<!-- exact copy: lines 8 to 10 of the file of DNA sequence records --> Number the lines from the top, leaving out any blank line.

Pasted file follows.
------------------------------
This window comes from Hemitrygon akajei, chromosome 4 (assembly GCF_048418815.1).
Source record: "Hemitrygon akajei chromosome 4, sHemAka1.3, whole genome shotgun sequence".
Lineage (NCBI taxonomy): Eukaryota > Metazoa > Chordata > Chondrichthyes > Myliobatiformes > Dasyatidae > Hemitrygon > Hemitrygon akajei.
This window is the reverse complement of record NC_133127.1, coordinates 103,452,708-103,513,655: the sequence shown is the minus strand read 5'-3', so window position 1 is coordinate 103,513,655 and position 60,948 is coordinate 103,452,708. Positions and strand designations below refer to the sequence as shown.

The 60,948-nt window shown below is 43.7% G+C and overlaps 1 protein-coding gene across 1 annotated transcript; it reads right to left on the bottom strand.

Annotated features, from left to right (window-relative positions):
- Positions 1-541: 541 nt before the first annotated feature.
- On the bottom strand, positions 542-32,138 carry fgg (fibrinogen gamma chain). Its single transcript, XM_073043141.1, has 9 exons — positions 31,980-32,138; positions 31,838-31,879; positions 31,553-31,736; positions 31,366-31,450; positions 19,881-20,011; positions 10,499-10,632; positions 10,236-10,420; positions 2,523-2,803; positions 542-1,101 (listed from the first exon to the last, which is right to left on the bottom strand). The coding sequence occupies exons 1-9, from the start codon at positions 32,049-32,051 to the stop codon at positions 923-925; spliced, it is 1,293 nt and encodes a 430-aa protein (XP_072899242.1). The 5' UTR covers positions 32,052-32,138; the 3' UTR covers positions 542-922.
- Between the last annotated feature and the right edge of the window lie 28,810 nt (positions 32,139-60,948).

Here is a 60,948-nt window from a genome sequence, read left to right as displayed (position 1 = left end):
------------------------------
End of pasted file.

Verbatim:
- On the bottom strand, positions 542-32,138 carry fgg (fibrinogen gamma chain). Its single transcript, XM_073043141.1, has 9 exons — positions 31,980-32,138; positions 31,838-31,879; positions 31,553-31,736; positions 31,366-31,450; positions 19,881-20,011; positions 10,499-10,632; positions 10,236-10,420; positions 2,523-2,803; positions 542-1,101 (listed from the first exon to the last, which is right to left on the bottom strand). The coding sequence occupies exons 1-9, from the start codon at positions 32,049-32,051 to the stop codon at positions 923-925; spliced, it is 1,293 nt and encodes a 430-aa protein (XP_072899242.1). The 5' UTR covers positions 32,052-32,138; the 3' UTR covers positions 542-922.
- Between the last annotated feature and the right edge of the window lie 28,810 nt (positions 32,139-60,948).

Here is a 60,948-nt window from a genome sequence, read left to right as displayed (position 1 = left end):